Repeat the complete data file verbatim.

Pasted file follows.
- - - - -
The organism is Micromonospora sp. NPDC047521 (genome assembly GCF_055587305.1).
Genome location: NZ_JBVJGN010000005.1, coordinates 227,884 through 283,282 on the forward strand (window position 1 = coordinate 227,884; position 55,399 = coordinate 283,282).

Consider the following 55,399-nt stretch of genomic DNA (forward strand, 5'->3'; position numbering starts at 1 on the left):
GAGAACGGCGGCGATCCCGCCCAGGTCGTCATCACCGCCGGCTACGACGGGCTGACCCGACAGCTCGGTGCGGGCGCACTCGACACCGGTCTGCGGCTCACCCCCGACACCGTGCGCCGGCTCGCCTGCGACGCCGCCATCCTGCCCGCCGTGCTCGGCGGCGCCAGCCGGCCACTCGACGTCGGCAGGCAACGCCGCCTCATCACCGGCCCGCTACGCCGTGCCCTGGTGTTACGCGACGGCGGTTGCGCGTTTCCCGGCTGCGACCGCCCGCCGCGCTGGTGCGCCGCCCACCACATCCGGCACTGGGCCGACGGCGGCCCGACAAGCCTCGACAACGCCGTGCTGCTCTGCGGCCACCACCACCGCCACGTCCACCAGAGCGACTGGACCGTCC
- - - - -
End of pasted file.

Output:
The organism is Micromonospora sp. NPDC047521 (genome assembly GCF_055587305.1).
Genome location: NZ_JBVJGN010000005.1, coordinates 227,884 through 283,282 on the forward strand (window position 1 = coordinate 227,884; position 55,399 = coordinate 283,282).

Consider the following 55,399-nt stretch of genomic DNA (forward strand, 5'->3'; position numbering starts at 1 on the left):
GAGAACGGCGGCGATCCCGCCCAGGTCGTCATCACCGCCGGCTACGACGGGCTGACCCGACAGCTCGGTGCGGGCGCACTCGACACCGGTCTGCGGCTCACCCCCGACACCGTGCGCCGGCTCGCCTGCGACGCCGCCATCCTGCCCGCCGTGCTCGGCGGCGCCAGCCGGCCACTCGACGTCGGCAGGCAACGCCGCCTCATCACCGGCCCGCTACGCCGTGCCCTGGTGTTACGCGACGGCGGTTGCGCGTTTCCCGGCTGCGACCGCCCGCCGCGCTGGTGCGCCGCCCACCACATCCGGCACTGGGCCGACGGCGGCCCGACAAGCCTCGACAACGCCGTGCTGCTCTGCGGCCACCACCACCGCCACGTCCACCAGAGCGACTGGACCGTCC